Car rides can be stressful for a pet if they are not used to traveling. It is a good idea to start with smaller car trips in their carrier or in a harness seat belt and just go down the driveway and work up to around the block, or to the park and back. This is especially true for cats as they rarely go into their carrier and in a car unless they are going to the vet’s office! For cats, it helps them if you leave their carrier out at all times with toys, a bed, some catnip, or treats just so they get used to seeing it and don’t automatically associate the carrier with a car ride.
Here are some helpful articles about cat and dog travel in a car:
- cat travel behavior and training
- air and car travel in dogs, behavior training life learn
- car travel w/ your dog life learn
While on the road trip, it is important to take frequent breaks to get fresh air and let your dog eliminate. Never let your dog hang their head out of the window. Debris can hurt them (the eyes are particularly vulnerable) and some dogs may see something exciting and try to jump out. Obviously for cats you don’t want them outside of the car, but you can allow them time outside of their carrier while the car is parked, to have access to a litter box, food and water.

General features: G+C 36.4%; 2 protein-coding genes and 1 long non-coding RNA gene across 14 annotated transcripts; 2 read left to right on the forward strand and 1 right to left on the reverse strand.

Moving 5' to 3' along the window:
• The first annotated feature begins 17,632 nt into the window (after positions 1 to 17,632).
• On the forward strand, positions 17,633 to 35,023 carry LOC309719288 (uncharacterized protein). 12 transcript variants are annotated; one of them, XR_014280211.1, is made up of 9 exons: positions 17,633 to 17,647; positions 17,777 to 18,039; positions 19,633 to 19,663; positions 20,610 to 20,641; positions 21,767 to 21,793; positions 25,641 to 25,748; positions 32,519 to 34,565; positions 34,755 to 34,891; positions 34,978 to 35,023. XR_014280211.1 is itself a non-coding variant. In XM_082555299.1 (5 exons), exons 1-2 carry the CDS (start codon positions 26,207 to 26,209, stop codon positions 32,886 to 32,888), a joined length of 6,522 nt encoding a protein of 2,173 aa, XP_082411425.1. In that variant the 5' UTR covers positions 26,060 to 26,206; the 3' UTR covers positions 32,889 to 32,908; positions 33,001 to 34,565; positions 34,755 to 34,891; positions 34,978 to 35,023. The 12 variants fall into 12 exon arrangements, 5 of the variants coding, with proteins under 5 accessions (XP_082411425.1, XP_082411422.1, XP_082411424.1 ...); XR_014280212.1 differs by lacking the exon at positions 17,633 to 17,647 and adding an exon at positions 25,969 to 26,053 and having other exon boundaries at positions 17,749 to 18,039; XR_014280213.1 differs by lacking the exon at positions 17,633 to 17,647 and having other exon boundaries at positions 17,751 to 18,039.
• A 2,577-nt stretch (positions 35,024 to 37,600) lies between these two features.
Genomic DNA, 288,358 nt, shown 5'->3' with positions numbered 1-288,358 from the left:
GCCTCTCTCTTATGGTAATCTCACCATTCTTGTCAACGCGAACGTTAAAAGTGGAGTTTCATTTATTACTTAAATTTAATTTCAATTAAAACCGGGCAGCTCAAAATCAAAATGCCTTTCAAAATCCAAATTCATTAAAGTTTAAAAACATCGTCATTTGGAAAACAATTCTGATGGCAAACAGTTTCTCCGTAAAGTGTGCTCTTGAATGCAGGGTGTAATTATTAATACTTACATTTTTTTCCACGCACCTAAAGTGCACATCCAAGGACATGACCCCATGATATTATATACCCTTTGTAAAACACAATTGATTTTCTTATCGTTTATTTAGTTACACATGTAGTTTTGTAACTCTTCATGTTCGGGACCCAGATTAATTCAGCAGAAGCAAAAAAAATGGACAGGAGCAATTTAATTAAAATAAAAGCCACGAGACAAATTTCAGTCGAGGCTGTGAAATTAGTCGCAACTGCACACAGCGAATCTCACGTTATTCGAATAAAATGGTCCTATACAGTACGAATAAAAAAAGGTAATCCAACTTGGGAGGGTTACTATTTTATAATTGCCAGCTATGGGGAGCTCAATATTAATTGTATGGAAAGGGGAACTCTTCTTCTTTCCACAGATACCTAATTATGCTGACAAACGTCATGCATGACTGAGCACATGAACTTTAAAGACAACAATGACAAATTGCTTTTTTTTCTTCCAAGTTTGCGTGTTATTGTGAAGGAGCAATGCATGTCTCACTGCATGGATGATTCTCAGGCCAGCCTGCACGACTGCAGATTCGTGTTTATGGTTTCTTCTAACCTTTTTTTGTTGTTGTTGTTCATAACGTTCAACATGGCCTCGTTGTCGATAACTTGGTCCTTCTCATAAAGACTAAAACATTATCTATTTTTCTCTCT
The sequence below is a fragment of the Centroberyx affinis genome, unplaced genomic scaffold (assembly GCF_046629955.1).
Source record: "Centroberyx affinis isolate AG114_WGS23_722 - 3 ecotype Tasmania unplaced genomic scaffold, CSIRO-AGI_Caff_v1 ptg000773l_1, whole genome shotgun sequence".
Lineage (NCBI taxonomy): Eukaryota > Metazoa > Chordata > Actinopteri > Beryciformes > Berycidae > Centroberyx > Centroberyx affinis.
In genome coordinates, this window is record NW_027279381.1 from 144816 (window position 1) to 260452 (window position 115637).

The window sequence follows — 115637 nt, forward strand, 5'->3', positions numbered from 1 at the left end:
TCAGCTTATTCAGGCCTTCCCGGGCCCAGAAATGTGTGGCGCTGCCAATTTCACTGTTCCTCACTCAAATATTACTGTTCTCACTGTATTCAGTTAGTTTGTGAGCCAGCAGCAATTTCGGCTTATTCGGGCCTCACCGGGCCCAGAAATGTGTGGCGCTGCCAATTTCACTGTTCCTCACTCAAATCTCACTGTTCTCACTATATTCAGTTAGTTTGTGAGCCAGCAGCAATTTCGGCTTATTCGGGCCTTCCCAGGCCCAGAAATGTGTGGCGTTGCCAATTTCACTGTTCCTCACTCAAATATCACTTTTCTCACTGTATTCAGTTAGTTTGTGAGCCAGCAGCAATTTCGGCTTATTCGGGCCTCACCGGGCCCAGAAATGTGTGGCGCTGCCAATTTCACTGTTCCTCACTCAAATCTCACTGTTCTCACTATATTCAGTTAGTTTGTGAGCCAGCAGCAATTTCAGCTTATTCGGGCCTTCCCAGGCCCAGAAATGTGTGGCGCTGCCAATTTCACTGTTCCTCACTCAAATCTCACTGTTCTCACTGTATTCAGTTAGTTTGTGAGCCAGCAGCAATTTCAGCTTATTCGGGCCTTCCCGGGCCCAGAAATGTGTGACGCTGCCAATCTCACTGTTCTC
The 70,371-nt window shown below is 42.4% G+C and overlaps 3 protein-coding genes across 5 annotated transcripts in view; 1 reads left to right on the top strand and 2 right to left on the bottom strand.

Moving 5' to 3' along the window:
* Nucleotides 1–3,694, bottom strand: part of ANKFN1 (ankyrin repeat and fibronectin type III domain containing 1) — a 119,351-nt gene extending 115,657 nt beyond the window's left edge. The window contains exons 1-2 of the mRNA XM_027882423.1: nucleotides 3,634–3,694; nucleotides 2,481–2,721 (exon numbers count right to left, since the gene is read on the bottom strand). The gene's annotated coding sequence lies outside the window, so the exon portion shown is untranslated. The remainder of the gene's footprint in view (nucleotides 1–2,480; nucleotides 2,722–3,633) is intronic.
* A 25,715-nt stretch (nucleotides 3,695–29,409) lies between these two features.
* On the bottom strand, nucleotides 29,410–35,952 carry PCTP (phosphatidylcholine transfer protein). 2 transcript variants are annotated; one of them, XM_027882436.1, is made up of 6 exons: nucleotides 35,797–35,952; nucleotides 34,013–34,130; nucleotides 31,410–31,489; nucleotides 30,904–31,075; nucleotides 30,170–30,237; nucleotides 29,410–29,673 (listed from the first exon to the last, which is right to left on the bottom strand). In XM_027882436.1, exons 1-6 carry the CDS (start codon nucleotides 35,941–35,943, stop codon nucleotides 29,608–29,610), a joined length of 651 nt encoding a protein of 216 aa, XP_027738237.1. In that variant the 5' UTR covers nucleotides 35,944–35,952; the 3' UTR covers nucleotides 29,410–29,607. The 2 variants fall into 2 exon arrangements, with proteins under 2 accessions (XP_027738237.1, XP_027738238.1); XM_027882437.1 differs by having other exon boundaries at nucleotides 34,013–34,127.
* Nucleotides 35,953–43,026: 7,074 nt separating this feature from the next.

NEVER LEAVE YOUR PET UNATTENDED IN A CAR FOR ANY PERIOD OF TIME! It is far too hot and dangerous to ever leave your pet unattended in a car. Even if it is cold outside, an unattended pet is usually a pet that gets into trouble by rummaging through luggage. You want to especially be careful of your pet having any access to your human medications or their own medications as they can be toxic. Here are some helpful links to search for pet friendly hotels and restaurants around the country:
Nation-wide search of dog-friendly hotels, events, campgrounds, parks, beaches, dining, and skiing
It is going to be very important to plan your trip in a very detailed manner that is comfortable for both you and your pet. Designate rest stops and places to stay overnight based on businesses that allow pets. If in the unfortunate event your pet does get a hold of an unwanted substance like people medications or all of their year’s supply of rimadyl in one sitting, here is a link to animal poison control you can call and a searchable list of emergency veterinary clinics by state:
Hopefully, you will not need any emergency veterinarians or poison control hotlines, but like they say, “Always be prepared!”